While Ligeti was surgical with combining various foreign musical techniques, Schnittke was more liberal, applying a wide variety of sounds from the past and present in collage-like fashion to create his polystylistic works. As Alex Ross describes in The Rest is Noise, Schnittke’s works contained “…the detritus of a millennium of music: medieval chant, Renaissance mass, Baroque figurations, Classical sonata principle, Viennese waltz, Mahlerian orchestration, twelve-tone writing, aleatory chaos, and touches of modern pop.” (13) In the music of both Ligeti and Schnittke, it is clear that a thorough study of musics from diverse origins was an important source for developing their unique styles.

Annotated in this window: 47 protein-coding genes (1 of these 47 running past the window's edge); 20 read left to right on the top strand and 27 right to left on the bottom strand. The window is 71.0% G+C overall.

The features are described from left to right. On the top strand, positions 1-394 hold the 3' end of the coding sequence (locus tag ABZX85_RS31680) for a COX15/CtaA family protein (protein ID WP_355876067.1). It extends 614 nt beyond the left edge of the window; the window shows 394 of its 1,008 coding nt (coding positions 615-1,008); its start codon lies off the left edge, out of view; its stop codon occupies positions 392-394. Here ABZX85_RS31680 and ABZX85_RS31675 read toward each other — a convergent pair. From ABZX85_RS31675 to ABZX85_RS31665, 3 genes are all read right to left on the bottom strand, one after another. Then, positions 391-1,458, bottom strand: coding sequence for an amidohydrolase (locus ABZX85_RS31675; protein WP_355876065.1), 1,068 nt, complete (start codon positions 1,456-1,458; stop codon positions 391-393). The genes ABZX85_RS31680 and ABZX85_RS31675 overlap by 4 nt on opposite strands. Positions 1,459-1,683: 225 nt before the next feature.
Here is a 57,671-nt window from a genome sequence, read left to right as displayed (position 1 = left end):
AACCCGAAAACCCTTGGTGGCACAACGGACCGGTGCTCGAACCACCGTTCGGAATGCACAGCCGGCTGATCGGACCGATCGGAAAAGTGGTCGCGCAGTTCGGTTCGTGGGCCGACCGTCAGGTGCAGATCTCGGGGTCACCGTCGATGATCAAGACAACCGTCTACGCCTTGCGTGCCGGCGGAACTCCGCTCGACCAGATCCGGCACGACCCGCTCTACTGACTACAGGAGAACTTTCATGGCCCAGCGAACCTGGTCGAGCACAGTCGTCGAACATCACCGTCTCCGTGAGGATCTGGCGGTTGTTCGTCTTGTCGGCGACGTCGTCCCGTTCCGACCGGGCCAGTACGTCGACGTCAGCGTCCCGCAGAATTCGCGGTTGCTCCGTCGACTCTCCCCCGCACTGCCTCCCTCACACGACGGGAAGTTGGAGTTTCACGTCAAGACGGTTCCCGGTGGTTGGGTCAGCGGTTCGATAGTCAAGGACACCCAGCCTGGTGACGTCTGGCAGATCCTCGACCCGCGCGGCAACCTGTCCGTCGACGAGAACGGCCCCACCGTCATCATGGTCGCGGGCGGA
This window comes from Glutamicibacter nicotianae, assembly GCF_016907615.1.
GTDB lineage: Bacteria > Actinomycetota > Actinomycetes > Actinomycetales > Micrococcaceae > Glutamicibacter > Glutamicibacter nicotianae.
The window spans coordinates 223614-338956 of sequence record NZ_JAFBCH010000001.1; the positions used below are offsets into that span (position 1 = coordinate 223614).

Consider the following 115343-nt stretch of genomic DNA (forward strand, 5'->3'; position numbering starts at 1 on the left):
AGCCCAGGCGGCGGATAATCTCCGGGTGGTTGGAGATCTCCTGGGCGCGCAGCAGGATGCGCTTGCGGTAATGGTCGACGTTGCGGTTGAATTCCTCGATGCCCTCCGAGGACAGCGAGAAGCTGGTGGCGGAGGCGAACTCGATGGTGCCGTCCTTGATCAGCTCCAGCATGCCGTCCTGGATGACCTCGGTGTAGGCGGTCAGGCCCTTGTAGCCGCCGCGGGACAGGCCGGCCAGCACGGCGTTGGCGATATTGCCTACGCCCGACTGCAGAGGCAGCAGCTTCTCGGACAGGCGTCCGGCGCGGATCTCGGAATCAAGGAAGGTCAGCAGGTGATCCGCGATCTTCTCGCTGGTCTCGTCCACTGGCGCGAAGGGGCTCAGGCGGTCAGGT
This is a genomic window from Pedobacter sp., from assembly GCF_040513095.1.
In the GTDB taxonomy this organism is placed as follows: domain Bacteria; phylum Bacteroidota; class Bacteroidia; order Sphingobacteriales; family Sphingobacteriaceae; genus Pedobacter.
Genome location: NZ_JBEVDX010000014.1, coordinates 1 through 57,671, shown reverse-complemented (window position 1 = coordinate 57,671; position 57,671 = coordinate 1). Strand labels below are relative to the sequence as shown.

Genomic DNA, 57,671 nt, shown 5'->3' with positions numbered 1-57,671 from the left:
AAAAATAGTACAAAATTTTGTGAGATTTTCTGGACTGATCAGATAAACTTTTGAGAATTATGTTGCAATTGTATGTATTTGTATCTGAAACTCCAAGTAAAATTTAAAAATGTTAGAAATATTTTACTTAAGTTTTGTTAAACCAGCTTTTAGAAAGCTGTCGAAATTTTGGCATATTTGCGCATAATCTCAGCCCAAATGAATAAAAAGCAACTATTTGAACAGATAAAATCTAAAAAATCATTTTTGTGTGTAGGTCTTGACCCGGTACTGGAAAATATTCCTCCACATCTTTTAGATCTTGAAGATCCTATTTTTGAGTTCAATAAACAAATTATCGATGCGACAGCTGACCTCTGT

Music in the twentieth century was not strictly defined by radically new ideas. Composers such as Shostakovich and Prokofiev maintained more traditional approaches to harmony. While this path offered them some refuge from brutal regimes, it generated criticism from younger and more radical members of the avant-garde. Thus became the problem for composers such as Shostakovich, how to work within the official party system whilst maintaining cultural relevancy as a composer of new and modern music. When Shostakovich accepted Nikita Krushchev’s invitation to lead the Composer’s Union of the Communist Party, Sofia Gubaidulina spoke for the younger generation, saying “Our disappointment knew no bounds…when at last it seemed possible to preserve one’s integrity, Shostakovich fell victim to official flattery.” (14) Interestingly, Shostakovich seems to have been self-aware of his status as the “old guard.” This is evidenced by his telling of Gubaidulina “I want you to continue along on your mistaken path.” (15) This was perhaps a recognizing on the part of the old master that the future of music lay with the next generation of composers.